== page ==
After news of the cheating came out, he was angry: “If I failed at my own craft because I wasn’t good enough, that would be on me. I could live with that. But thinking about the cheating and the toll it ultimately took on my family – that was something I couldn’t tolerate.”
Trust was broken in this moment. Performance enhancing drugs have impacted nearly all sports, and with these admissions it is trust that is eroded. Especially when you have key players like Lance Armstrong who try and rationalize away their usage, denying for years until finally admitting to their transgressions. The Astros owner Jim Crane said that he doesn’t think the Astros’ cheating impacted the games, that they still deserve the World Series title and everything that went along with it.
Now the human aftermath becomes as big of an issue as the cheating itself. Accountability people can accept. Lying, denial, and covering up we cannot.
Those of us who love the game are hurt. We want retribution to be done. I personally had felt like the punishments were fair of Luhnow, Hinch, and the Astros franchise overall under the current law of baseball. Jeff Luhnow introduced a dark side of the analytical philosophy to how he ran the entire Astro’s organization, and it appears those roots run deep and don’t dig up so cleanly.
I didn’t see a need to go back and alter history, revoke a World Championship There is always more to be done, but in that moment I was expecting the Astros to be contrite. Now?
Mike Bolsinger points it out at the end of his article for the Washington Post:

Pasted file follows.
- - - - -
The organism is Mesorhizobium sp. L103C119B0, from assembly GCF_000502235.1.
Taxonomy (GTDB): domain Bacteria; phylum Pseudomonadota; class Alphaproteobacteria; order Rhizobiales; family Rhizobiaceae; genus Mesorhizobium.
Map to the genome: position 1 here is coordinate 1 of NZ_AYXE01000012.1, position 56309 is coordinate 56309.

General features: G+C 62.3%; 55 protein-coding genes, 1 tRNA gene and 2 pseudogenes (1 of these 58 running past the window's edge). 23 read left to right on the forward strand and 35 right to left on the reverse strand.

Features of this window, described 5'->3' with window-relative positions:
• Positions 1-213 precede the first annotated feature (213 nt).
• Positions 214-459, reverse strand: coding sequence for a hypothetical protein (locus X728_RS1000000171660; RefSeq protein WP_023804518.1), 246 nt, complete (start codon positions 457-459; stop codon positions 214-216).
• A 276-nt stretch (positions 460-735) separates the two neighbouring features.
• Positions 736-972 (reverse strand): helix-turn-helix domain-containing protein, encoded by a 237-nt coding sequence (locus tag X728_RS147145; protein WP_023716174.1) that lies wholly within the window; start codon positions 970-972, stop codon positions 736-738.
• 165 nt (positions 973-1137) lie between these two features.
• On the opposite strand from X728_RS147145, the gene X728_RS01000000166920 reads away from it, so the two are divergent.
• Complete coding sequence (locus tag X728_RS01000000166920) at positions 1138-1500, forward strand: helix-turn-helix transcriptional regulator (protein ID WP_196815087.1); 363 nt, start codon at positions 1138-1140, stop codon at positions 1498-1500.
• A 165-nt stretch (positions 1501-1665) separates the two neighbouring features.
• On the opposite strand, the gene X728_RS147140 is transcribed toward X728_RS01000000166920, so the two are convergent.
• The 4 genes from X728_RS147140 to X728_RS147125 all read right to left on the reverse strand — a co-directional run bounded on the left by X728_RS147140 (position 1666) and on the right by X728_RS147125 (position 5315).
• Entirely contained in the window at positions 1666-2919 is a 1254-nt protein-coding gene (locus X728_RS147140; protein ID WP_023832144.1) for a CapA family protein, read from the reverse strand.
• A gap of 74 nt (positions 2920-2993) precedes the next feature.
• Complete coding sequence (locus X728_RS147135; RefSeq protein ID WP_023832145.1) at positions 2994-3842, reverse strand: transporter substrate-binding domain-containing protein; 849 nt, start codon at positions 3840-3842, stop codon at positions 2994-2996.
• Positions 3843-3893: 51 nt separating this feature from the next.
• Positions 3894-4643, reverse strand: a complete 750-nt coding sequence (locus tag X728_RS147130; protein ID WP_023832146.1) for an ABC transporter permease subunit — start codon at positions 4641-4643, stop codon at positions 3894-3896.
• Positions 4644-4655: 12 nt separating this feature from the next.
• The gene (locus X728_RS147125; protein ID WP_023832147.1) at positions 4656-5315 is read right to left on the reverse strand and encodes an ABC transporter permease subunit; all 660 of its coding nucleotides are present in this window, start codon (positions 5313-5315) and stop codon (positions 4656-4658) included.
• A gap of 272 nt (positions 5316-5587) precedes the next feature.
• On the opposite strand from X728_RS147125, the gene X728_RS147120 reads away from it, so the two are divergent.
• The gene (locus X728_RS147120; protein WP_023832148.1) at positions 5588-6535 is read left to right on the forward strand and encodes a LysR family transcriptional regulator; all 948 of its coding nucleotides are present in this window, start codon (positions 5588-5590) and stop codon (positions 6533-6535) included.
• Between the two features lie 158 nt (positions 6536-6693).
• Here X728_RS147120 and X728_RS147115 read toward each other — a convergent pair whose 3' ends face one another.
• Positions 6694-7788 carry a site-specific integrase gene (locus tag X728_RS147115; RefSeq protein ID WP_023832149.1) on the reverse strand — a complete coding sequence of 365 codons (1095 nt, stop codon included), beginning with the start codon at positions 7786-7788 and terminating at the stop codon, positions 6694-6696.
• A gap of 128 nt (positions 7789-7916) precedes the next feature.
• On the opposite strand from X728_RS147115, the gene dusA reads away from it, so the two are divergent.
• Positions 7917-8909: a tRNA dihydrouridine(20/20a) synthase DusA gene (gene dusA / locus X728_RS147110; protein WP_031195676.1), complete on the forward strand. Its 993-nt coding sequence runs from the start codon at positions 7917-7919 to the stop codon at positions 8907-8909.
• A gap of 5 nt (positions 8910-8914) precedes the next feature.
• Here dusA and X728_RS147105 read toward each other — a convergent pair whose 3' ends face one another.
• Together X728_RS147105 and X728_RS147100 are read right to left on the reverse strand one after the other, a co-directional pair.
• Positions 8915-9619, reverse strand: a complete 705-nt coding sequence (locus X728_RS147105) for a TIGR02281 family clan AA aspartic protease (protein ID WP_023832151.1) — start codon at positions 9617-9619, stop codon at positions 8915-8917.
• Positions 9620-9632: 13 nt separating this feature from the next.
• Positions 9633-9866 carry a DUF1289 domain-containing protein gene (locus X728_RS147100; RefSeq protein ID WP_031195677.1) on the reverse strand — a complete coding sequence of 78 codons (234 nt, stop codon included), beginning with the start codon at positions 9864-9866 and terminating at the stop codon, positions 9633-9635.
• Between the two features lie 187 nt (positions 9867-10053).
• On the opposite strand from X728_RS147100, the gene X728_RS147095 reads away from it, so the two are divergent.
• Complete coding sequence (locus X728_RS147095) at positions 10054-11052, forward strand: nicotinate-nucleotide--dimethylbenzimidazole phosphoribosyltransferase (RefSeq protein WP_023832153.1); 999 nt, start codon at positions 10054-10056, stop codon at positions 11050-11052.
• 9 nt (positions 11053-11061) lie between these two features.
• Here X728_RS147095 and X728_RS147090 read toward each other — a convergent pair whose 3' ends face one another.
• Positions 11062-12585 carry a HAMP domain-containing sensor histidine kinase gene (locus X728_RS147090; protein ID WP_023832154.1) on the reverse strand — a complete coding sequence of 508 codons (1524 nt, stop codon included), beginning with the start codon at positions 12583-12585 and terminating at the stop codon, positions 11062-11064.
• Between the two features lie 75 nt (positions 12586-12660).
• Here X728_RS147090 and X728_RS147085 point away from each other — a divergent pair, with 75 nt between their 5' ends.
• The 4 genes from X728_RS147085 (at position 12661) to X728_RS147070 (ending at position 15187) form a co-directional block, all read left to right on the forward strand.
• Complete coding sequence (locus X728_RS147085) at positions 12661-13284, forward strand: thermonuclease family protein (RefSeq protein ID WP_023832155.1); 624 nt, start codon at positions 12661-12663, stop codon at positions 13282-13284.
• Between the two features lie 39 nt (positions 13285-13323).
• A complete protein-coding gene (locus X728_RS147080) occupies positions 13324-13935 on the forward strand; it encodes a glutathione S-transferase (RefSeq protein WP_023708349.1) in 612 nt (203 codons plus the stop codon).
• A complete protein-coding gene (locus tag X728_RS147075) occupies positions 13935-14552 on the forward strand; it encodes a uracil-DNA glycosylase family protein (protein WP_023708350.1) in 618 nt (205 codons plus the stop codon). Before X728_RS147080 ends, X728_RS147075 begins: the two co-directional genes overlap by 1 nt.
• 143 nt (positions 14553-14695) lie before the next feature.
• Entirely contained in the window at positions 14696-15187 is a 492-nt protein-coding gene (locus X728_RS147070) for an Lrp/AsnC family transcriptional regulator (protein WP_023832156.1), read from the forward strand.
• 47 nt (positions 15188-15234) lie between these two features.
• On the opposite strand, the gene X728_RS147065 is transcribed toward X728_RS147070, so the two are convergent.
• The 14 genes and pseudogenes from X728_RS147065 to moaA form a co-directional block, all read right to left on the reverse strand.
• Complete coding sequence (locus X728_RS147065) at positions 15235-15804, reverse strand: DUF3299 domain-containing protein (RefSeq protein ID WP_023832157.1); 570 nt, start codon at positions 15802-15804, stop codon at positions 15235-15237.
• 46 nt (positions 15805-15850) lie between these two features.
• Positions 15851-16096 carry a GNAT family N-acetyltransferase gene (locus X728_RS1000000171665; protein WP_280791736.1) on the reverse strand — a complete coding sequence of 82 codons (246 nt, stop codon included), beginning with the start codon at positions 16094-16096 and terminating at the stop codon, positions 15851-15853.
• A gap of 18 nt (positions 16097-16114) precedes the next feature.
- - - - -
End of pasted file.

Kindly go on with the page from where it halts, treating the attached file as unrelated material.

“Baseball is at an important crossroads. How the game responds to this scandal will define its credibility and its existence for years to come.”
Baseball has always bounced back. From the Black Sox scandal with the play of Babe Ruth, from Pete Rose gambling with an enforcement of justice, from the 1994 players strike with Cal Ripken Jr in 1995 and McGwire/Sosa in 1998 (at the time it was good!), and baseball will find a way to bounce back again. The game will persevere and overcome. The game is not on trial here.
The people are on trial here. We see in the Astros players what we never want to see in ourselves. A decision at some point was made to take a minor advantage and turn into a larger operation. Careers were ended, lives were altered. Jim Crane was still not admitting that his teams actions actually made a difference. He was only apologizing for breaking the rules. That is a distinct difference.
Until we see that acknowledgement that their actions did impact games and lives, this story will continue on and affect us all who just want to see the truth be told.